By Consumer Dummies

An Islamic unit trust or a mutual fund is a type of equity fund that collects funds from investors and pools them for investment in stocks, bonds, or other investment products. The return from the investment is paid back to the investors proportionately after deducting the cost related to the fund and the administration fee, or the fund’s portion of the profit (depending on the contract used). These funds are similar to their conventional counterparts but differ in their mode of financing and in the nature of their investments (which must, of course, be sharia-compliant).

Islamic unit trusts and mutual funds are managed per one of the following three Islamic contracts:

  • Mudaraba: Most of the funds work on a partnership basis. The fund manager is the working partner, and the investor is the silent partner. The fund profits are distributed among the partners, but only the investor loses the initial capital if the venture is unsuccessful. (The working partner loses any time and effort invested.)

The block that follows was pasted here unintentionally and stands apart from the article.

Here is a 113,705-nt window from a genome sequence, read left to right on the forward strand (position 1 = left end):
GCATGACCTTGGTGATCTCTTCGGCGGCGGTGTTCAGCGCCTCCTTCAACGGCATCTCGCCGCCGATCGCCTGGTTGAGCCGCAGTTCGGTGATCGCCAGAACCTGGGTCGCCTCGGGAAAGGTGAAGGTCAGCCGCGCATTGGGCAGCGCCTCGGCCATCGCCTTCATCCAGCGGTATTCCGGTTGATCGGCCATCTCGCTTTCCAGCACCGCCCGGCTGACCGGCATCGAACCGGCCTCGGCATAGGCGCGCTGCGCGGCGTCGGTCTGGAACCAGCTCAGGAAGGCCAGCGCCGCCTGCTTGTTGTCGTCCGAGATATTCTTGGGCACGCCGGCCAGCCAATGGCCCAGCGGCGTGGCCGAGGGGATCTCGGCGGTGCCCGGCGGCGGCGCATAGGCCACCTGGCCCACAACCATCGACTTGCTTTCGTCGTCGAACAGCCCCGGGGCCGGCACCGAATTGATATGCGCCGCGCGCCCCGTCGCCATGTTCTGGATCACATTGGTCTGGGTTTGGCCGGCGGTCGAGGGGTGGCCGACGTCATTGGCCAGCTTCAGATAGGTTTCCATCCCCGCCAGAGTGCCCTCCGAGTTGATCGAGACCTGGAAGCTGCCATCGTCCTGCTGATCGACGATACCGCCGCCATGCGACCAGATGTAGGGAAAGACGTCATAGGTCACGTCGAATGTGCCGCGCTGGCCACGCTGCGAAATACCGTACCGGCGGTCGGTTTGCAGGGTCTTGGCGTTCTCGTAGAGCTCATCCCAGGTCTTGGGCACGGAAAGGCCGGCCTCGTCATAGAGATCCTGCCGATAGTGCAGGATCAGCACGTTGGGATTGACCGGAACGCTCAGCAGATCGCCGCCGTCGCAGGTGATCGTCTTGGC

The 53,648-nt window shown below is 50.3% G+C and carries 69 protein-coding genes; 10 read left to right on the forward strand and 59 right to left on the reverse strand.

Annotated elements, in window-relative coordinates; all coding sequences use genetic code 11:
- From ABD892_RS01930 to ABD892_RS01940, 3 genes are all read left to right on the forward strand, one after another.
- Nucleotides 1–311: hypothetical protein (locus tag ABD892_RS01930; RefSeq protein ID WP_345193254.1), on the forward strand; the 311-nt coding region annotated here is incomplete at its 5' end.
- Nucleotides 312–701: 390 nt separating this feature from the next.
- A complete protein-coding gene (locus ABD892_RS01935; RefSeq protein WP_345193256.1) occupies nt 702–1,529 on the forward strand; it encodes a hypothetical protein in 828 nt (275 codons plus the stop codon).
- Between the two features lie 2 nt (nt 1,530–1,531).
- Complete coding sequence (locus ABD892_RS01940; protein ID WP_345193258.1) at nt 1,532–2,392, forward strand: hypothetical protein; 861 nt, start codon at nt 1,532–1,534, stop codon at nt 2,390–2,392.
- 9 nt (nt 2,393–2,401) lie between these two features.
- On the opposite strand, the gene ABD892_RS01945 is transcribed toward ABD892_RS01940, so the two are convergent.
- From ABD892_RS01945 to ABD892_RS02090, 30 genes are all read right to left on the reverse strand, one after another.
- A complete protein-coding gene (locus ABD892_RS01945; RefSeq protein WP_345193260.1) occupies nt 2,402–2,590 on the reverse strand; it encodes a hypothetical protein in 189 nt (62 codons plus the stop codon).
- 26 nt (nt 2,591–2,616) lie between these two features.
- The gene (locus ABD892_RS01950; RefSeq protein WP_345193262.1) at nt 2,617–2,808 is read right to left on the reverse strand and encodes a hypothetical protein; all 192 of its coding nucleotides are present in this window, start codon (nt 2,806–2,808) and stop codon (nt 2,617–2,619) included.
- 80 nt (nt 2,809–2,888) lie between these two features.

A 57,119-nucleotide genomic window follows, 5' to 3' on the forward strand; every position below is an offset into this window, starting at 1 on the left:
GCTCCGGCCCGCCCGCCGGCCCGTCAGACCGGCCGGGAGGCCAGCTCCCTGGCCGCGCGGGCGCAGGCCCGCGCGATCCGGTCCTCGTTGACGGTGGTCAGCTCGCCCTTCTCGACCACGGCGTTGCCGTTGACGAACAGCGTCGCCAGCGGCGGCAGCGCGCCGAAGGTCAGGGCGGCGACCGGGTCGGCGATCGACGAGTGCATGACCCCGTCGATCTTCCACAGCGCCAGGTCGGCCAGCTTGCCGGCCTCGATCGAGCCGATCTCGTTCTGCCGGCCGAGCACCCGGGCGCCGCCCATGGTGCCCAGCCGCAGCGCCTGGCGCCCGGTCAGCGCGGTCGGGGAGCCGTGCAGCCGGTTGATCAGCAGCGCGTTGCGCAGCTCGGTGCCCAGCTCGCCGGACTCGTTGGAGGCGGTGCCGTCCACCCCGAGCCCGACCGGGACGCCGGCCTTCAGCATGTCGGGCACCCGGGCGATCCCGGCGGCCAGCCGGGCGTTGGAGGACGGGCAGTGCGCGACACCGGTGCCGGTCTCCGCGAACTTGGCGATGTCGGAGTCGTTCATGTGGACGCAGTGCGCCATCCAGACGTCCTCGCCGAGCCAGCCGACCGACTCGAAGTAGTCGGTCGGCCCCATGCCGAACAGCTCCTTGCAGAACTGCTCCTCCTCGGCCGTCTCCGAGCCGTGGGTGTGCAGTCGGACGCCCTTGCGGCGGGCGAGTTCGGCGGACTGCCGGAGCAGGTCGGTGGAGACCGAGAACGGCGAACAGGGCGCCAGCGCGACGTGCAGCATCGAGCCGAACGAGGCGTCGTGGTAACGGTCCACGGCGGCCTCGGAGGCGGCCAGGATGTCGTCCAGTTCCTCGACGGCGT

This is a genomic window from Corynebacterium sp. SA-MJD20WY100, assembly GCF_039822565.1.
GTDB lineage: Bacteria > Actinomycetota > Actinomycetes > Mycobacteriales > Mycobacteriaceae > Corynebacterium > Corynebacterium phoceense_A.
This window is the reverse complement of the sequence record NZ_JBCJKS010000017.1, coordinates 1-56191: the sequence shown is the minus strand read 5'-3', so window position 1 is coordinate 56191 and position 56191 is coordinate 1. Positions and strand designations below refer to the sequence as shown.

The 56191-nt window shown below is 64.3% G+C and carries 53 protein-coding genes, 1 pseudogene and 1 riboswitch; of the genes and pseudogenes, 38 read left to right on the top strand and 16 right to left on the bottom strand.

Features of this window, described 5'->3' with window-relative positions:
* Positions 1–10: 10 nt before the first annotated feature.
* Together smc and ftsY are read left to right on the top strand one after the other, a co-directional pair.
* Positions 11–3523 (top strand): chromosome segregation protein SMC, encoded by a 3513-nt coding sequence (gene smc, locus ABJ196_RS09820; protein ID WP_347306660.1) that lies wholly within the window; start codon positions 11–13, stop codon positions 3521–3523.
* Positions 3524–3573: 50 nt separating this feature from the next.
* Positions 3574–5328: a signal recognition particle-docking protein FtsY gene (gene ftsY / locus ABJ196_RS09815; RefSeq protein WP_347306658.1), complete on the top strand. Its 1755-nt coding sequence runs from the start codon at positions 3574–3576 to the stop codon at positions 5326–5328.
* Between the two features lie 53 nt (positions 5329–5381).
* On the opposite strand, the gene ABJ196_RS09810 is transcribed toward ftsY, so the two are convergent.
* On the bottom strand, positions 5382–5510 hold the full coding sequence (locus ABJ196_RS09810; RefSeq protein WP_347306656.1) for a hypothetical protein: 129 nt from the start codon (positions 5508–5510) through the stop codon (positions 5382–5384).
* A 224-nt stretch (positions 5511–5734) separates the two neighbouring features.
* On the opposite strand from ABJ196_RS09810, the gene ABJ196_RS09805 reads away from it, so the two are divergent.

• Ijara: The fund management company purchases assets (such as real estate and vehicles) and leases them out to users. The company collects rent for each asset, pools it, and distributes it among the investors.

  • Murabaha: The fund management company uses investments to purchase assets. It then sells the assets on a cost-plus-profit basis, and the profits that it collects are pooled and distributed among the fund investors.

Currently, estimates indicate that more than 350 sharia-compliant investment funds — both unit trusts and mutual funds — are established globally.